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Car industry too little prepared for job losses

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The automotive industry is not sufficiently prepared for the loss of jobs due to the switch to e-mobility, says Harald Müller, head of the Bonn Economic Academy BWA. He warns that in many HR departments, the personnel development is neglected at the expense of recruiting and administration.

Müller refers to estimates of the Fraunhofer Institute for Industrial Engineering and Organization, according to which only in the production of the drives until the year 2030, every second digit should be omitted. That would mean a loss of 100,000 jobs, according to Fraunhofer in the same sector about 25,000 new jobs to be created. This ratio of 100 to 25 is likely to apply to the employment situation in large parts of the automotive and supplier industries, the BWA chief fears.

"From the usual car batteries over conventional brakes to transmissions, nothing is needed that was previously produced for the automotive industry," says Müller. "But more than 800,000 jobs are directly related to the industry. If one quarter of this is actually eliminated, it is not just a catastrophe for those affected, but for Germany as a business location and for social peace in this country. "

It also creates new jobs, such as the construction and operation of new infrastructures for e-mobility or mobile services. "But the transfer effort is enormous," says Müller. So you could put someone who was previously in the gearbox assembly, not after a short retraining course on a computer screen and expect that works smoothly.

"Automakers and suppliers partly overwhelmed"

Among other things, the BWA specializes in advising corporations on personnel changes. Müller knows from practice: "Most companies do not run a staffing matrix, so they know nothing about their specific abilities, but also their employees' obstacles. They have no systematic knowledge of the potential of their workforce and therefore are not able to identify who is ready, able and willing to retrain. "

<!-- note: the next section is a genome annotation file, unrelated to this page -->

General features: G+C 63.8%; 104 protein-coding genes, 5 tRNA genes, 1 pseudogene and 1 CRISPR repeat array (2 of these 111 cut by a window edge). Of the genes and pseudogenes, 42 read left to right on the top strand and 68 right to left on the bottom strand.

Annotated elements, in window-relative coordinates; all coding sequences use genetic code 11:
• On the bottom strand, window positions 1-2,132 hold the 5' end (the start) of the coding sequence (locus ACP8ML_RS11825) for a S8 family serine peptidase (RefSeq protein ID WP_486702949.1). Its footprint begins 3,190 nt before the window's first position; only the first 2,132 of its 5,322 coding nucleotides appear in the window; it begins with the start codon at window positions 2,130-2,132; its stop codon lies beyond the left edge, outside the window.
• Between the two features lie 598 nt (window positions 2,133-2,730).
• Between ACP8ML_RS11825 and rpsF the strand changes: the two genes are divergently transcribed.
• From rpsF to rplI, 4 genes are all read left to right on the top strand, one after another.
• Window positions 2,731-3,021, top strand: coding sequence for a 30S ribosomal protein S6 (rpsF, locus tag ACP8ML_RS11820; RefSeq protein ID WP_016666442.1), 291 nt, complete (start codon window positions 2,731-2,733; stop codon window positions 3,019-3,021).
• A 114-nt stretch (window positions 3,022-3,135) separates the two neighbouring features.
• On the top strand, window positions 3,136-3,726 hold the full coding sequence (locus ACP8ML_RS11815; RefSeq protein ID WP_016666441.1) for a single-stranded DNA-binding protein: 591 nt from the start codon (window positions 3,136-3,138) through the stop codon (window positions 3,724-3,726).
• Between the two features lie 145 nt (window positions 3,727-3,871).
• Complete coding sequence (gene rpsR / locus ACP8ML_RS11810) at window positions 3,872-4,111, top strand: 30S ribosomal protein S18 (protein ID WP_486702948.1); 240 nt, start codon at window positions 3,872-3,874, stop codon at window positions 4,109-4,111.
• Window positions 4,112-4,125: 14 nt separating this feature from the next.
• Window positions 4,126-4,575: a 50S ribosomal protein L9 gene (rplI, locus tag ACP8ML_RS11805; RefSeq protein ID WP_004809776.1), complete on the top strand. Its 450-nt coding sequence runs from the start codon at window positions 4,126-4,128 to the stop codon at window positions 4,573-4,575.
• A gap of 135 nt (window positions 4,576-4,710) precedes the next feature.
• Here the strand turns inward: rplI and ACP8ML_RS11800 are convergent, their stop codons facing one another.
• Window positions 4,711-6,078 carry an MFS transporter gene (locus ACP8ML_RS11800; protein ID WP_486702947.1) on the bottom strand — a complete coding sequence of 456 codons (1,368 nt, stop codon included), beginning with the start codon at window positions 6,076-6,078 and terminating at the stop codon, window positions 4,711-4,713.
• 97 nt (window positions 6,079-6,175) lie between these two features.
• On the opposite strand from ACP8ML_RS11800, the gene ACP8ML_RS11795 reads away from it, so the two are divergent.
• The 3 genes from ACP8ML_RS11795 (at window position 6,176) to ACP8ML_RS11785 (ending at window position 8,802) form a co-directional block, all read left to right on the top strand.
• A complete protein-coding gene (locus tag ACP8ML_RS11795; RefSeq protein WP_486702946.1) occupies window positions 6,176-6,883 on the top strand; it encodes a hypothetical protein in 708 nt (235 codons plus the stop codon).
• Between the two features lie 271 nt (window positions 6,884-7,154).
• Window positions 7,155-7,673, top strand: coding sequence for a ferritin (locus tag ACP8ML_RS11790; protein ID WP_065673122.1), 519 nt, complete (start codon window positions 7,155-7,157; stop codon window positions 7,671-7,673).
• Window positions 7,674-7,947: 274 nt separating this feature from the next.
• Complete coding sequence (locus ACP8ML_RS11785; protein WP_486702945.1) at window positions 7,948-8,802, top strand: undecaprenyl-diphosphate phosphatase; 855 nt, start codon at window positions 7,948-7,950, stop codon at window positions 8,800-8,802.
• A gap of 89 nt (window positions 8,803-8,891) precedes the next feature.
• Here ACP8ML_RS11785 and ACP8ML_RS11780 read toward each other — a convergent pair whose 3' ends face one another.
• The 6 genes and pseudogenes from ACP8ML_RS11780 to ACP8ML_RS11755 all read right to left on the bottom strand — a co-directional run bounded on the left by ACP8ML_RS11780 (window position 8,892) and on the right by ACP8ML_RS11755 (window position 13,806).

For many HR departments, recruiting and personnel management are in the foreground, while personnel development is neglected, says Müller. "The politically, socially, and ultimately industrially-driven conversion to e-mobility brings all these issues to light, and the automakers and suppliers are sometimes overwhelmed in coping."

By 2020, the German automotive industry wants to triple its offer of electric vehicles, the Verband der Automobilindustrie (VDA) has announced. The manufacturers want to invest about 40 billion euros in electromobility. "The industry would be well advised to put a good part of it in the training of employees, but also to keep ready for social plans," said Müller.

The BWA boss clarifies: "In an e-car, 200 parts are installed, while it was in a car with internal combustion engine still 1,200 parts. This reduces the assembly time per car from 20 hours to less than 15 hours. So there is an urgent need for a plan to take workers along in this development. We owe this not only to the people affected, but this is also an essential prerequisite for social peace in Germany. "

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